Putting it to the Test

Related Terms from WaterInfoLink.com: membranes, reverse osmosis, ultrafiltration

Downtime due to membrane cleaning or replacement is one of the greatest expenses in water treatment systems. Biological and inorganic fouling are challenges that have the potential to unnecessarily cut short the lifespan of a membrane and increase downtime.

While low-fouling or fouling-resistant membranes help impede the growth of biological matter, even the best membranes can suffer damage from other factors. When unknown causes are affecting reverse osmosis (RO) or ultrafiltration (UF) membranes, an element test can help locate the root of the problem and keep a water purification system running smoothly.

Two such tests for membranes are the electron spectroscopy for chemical analysis (ESCA) test and inductive coupled plasma (ICP) emission spectroscopy. The ESCA test identifies impurities that are bound to the membrane surface and is useful to detect sources of oxidation. Because the composition of the membrane is known, what remains on the surface of the membrane can reveal what has caused oxidation—for example, chlorine and bromine. The ICP is another test that helps identify inorganic fouling by pinpointing specific metals on the membrane surface.

Uncovering the Cause

A recent case of beneficial membrane testing occurred in northern China at the Tai Steel Plant. Extensive membrane testing was needed to ascertain why the RO membranes had considerable fouling, requiring clean-in-place (CIP) operations two to three times per month.

The plant reuses internal wastewater for the boiler make-up of the power plant and for the steel production process. The internal wastewater contained a high metals content and required an intense pretreatment program with multimedia filters and UF as major components. The permeate then traveled through a two-pass RO system and mixed-bed ion exchange. In addition to high metal content, the raw wastewater also had high turbidity and organics.

An initial autopsy analysis showed scaling and biological fouling. Nonoxidative dibromo nitrilopropionamide was used to control the fouling but did not alleviate the problem efficiently. Water samples were taken from different locations of the RO system for further analysis.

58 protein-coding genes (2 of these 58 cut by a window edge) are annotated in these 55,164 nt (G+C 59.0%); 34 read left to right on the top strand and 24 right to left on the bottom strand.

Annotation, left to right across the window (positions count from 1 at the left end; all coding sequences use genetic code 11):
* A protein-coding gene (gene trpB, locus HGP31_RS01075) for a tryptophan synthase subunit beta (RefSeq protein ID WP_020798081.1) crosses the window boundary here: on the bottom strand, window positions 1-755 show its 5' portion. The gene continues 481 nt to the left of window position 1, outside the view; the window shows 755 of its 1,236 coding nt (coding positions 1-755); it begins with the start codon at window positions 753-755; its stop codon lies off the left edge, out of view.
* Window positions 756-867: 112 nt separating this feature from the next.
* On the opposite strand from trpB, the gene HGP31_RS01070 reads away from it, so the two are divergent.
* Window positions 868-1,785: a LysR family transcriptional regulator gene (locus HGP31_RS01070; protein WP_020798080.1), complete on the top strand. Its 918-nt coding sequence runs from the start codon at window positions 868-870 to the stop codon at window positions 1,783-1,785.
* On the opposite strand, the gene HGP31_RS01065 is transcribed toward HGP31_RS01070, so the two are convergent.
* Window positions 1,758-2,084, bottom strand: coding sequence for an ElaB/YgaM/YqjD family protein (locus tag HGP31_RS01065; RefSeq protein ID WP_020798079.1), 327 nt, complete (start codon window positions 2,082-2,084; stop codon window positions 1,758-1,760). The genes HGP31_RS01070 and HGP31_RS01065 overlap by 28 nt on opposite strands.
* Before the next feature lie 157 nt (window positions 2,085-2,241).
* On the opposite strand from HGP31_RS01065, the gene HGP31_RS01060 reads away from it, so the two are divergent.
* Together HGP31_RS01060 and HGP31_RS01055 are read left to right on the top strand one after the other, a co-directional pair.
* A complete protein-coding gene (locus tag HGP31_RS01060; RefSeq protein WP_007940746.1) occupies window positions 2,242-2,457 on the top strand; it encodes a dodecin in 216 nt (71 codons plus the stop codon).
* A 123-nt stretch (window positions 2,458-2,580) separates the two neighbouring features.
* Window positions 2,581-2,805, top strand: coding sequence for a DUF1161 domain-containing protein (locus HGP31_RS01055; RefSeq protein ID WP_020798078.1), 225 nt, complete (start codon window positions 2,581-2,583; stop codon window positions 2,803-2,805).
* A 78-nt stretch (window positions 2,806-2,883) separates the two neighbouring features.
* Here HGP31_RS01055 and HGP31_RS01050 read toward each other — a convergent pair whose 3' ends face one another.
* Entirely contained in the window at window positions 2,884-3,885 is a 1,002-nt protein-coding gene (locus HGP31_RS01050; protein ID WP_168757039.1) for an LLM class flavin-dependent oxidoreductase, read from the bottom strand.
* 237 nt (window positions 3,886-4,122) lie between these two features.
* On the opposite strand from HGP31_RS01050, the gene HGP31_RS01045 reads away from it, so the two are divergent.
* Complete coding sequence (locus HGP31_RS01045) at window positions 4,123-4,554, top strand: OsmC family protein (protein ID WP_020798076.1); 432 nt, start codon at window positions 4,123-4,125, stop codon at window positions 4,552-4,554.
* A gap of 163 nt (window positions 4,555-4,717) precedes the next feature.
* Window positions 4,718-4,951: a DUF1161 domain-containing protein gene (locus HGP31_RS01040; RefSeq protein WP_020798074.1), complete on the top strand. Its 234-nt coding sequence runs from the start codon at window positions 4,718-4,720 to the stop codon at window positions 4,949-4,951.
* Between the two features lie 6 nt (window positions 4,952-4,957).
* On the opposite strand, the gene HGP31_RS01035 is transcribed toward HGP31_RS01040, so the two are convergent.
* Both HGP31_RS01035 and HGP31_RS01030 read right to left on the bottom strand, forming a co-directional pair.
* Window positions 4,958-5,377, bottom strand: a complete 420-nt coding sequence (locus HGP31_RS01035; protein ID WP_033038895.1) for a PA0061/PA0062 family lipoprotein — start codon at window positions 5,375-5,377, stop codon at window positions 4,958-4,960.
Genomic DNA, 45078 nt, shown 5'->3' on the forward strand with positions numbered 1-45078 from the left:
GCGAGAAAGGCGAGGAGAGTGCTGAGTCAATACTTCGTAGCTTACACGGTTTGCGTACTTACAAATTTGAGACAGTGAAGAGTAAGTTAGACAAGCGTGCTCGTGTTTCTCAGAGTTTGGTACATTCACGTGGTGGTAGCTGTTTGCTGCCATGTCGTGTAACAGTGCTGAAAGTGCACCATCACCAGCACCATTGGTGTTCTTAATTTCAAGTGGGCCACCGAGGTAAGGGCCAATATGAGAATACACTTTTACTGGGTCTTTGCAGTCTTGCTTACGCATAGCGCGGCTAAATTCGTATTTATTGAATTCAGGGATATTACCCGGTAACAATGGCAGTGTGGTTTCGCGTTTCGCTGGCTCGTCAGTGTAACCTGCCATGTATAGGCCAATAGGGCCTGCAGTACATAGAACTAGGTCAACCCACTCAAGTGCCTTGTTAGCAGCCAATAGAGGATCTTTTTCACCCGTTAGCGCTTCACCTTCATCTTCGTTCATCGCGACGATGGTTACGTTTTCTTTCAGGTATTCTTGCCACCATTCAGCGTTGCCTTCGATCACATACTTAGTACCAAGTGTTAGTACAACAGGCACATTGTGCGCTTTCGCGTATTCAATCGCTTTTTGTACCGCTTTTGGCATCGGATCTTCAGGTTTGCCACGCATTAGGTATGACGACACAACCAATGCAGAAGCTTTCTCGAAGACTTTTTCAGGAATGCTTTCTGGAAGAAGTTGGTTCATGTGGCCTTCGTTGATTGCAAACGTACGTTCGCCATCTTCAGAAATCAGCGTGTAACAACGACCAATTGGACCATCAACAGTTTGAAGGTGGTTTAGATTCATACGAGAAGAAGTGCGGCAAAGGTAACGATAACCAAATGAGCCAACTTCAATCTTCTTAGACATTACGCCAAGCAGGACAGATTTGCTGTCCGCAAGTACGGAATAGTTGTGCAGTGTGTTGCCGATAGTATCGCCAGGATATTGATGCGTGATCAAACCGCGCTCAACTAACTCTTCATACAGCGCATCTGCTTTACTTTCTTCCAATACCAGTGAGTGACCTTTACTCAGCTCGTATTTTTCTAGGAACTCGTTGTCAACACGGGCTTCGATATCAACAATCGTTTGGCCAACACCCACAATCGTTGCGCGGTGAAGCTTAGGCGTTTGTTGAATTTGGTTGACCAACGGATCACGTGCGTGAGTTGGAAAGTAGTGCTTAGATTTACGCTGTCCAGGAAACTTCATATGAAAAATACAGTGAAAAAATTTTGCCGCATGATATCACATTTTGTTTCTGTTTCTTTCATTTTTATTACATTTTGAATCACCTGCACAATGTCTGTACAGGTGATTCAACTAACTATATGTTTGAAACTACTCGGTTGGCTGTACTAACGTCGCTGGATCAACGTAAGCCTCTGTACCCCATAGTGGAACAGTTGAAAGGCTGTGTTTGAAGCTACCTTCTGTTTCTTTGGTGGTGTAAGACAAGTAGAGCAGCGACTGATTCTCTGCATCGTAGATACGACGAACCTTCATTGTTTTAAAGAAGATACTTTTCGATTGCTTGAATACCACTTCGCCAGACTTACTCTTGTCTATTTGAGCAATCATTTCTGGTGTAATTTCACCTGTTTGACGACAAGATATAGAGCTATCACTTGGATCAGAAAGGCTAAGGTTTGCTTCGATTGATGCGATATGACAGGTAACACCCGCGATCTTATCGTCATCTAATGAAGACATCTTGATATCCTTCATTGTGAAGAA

The water samples were streaked onto tryptic soy agar and sabouraud dextrose agar. The contamination level could be identified by the number of microorganism colonies on the agar plate after 72 hours. The results showed that biological contaminants were removed after disinfection, coagulaton and flocculation; however, the results also showed that biological contamination appeared again in the permeate of the RO system.

A water sample from the antiscalant tank was collected in order to implement a biological contamination analysis. The biological analysis clearly showed approximately 10E+6 colony forming unit microbes in the antiscalant water sample. The testing identified that the microbes in the RO system were coming from the antiscalant tank. A technical support and development group therefore suggested that the antiscalant tank be cleaned and disinfected entirely and periodically.

In addition to biological analysis, an ICP test was conducted to see if metals were present on the membrane surface. The tests showed high levels of aluminum, calcium and iron, as well as lower levels of magnesium and silicon (Figure 1).

The high level of aluminum pointed to a problem in the coagulation and flocculation component during pretreatment, where polyaluminum chloride (PAC) dosing occurs before UF. Elemental analysis confirmed that the PAC was responsible and the level of dosing was reduced so that aluminum would no longer pass through the UF membranes. With the changes that were made as a result of membrane testing, the system needed CIP operations only once per month.

Testing & Troubleshooting

Membrane tests can be a great aid in bringing water treatment systems up to optimum performance. Reducing the number of CIP operations and extending the life of the membrane will help improve a system’s function today and lower operating costs in the long run. With tests such as the ESCA and ICP, problems in RO or UF systems need not remain a mystery.

Steve Rosenberg, Ph.D., is a scientist for Dow Water Solutions. Rosenberg can be reached by e-mail at steve.rosenberg1@dow.com.

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